Ottawa Redblacks hope to get some W's and prove stats, rankings wrong
VANCOUVER – How low have the Ottawa Redblacks sunk?
Eleven games into their CFL season, the Redblacks – on a bit of a skid with eight losses in their last nine games – are 5 1/2-point underdogs for Friday’s game against the B.C. Lions. It’s not like the Lions come into the game with a lot of momentum, either – they’ve won just one game this season. So, yeah, there’s that.
Most people who watch the Redblacks have already written them out of the playoff picture, for good reason. Placed ninth in the CFL Nissan Titan Power Rankings, the Redblacks are given just a 0.18% chance of making the playoffs by the CFL Simulator, which predicts they’ll end up with a woeful 4-14 record. Their chances of winning the Grey Cup, according to the simulator, are just 0.01%, behind even one-win B.C., which is given a 0.02% chance of winning the championship.
A look at the stats shows how wretched the Redblacks have been, in particular on offence.
Ottawa has scored an average of 19.1 points per game, second-worst in the CFL. Its 17.4 points per game from the offence is tied for worst (with Toronto).
With 13 offensive touchdowns, Ottawa ranks last.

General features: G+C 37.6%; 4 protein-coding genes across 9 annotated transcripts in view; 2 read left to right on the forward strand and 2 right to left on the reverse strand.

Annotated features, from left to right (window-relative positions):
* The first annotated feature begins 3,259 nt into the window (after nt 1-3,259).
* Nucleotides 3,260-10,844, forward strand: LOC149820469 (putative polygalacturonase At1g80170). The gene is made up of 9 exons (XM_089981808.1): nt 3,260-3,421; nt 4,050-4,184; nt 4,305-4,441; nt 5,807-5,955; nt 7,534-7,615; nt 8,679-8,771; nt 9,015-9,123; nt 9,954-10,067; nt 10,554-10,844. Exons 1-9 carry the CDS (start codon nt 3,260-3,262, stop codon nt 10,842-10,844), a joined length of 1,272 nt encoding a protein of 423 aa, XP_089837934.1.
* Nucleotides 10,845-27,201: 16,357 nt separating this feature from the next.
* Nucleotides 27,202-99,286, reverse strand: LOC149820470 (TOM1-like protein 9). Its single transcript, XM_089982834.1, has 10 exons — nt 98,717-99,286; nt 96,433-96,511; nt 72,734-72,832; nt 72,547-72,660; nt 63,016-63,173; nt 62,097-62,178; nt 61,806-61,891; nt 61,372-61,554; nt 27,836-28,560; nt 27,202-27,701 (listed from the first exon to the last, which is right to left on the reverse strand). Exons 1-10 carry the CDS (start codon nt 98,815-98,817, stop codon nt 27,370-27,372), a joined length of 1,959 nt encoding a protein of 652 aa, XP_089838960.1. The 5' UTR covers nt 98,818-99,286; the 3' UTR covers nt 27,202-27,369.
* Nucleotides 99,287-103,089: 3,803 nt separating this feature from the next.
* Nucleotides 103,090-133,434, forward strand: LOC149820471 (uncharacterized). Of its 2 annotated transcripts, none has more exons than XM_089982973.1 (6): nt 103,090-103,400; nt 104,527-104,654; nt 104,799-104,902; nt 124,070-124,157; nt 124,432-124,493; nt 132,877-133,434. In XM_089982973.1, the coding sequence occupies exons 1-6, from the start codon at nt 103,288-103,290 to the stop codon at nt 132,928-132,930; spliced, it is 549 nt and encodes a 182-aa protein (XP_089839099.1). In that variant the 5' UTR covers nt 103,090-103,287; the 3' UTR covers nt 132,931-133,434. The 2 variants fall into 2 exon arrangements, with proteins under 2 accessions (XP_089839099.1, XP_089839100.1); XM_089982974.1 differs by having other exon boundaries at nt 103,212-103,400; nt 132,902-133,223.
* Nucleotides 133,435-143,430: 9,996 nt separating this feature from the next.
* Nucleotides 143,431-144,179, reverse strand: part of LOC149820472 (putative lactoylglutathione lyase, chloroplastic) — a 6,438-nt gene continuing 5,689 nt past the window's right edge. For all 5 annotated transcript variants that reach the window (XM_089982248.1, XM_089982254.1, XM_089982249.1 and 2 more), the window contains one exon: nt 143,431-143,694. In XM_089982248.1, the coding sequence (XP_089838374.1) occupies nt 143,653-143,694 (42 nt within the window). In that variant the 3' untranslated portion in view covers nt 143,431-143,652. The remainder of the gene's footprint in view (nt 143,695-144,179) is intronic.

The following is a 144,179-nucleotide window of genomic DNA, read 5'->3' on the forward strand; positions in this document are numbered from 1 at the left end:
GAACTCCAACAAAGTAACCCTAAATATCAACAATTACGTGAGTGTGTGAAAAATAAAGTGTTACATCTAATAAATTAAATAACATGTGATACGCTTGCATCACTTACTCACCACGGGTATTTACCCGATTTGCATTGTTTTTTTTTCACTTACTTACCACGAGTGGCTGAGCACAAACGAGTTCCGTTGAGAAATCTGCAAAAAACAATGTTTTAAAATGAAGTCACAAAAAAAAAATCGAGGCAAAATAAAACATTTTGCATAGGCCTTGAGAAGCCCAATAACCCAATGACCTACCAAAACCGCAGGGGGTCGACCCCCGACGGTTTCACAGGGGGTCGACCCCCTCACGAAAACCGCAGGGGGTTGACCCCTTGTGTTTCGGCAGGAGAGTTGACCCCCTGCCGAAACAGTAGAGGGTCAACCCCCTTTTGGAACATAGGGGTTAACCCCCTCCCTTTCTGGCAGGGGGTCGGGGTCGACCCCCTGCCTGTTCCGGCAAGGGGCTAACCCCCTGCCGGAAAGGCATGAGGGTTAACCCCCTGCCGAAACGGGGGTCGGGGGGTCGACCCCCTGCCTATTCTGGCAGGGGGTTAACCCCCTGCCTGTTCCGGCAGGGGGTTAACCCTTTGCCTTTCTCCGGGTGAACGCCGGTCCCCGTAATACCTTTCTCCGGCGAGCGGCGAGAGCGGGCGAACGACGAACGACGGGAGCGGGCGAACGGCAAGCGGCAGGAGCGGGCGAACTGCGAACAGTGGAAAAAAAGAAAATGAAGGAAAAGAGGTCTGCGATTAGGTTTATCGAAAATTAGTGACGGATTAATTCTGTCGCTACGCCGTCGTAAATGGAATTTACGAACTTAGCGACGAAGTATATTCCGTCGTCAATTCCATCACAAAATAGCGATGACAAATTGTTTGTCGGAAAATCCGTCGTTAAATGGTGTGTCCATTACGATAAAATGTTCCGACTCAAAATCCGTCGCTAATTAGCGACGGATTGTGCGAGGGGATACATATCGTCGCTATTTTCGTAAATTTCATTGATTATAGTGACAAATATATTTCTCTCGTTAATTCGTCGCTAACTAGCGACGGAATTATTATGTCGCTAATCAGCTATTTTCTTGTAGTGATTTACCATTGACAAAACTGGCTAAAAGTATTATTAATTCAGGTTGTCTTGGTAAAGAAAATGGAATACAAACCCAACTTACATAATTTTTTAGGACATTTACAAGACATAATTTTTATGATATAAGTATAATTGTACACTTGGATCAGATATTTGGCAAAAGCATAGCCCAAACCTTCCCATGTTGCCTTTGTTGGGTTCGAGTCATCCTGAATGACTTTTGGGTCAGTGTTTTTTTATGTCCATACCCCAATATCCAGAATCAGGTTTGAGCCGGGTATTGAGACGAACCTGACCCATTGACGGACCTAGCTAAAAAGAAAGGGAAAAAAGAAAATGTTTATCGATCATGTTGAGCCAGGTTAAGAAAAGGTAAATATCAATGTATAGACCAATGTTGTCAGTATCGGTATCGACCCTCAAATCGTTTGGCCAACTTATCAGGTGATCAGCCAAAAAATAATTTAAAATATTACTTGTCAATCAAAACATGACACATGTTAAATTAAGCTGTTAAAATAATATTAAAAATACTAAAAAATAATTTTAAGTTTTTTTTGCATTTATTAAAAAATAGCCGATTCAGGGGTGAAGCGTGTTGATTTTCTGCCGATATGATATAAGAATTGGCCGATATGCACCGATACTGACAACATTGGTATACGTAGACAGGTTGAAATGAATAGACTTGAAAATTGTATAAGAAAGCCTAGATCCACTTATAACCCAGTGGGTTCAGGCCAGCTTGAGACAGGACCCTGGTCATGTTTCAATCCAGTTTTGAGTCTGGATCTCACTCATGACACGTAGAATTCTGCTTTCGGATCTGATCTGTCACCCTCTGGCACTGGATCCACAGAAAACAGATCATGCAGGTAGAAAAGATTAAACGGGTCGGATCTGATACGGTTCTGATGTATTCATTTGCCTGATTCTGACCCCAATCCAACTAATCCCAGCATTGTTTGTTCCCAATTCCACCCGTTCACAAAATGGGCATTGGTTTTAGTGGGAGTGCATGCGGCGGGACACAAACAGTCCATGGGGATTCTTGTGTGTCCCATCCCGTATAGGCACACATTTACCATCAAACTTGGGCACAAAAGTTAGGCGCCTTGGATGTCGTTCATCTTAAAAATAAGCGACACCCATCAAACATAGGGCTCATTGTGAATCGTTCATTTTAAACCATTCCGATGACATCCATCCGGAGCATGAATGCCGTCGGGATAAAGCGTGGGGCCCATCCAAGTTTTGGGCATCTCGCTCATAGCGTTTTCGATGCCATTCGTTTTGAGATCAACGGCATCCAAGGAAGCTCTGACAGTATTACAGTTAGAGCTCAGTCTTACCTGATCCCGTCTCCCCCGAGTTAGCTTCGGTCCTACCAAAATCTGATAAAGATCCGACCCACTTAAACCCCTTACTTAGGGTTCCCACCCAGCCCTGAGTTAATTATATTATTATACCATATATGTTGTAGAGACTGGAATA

The net offence of 311.7 yards per game is second-worst.
Second-down conversions – at 40.8% – are last.
Average yards per play – 5.4 yards – is last.
With 194 first downs, Ottawa is last.
With 75 two-and-outs, Ottawa is last – by comparison, Winnipeg has just 35.
With a turnover ratio of minus-10 (10 more given up than made), Ottawa is last. The team’s 36 turnovers are also last.
With 19 interceptions thrown, Ottawa is last (Edmonton has five and Montreal has seven).
Ottawa is also last with 12 lost fumbles. (On the bright side, the Redblacks defence is tied with the Blue Bombers for tops in fumble recoveries with 11).
Opponent points off turnovers? The Redblacks have surrendered 110, 27 more than next worst Toronto and 81 more than Montreal.
Time of Possession (per 60 minutes) is last at 25:56 per game.
With 935 penalty yards, Ottawa is third-worst.
Yeah, so it’s not that hard to figure out why the team is scuffling to get any kind of momentum. And, yet, remember losses to Calgary and Edmonton? Yeah, they should have won both. Can you imagine this team sitting with a 5-6 record – as bad as they’ve been offensively?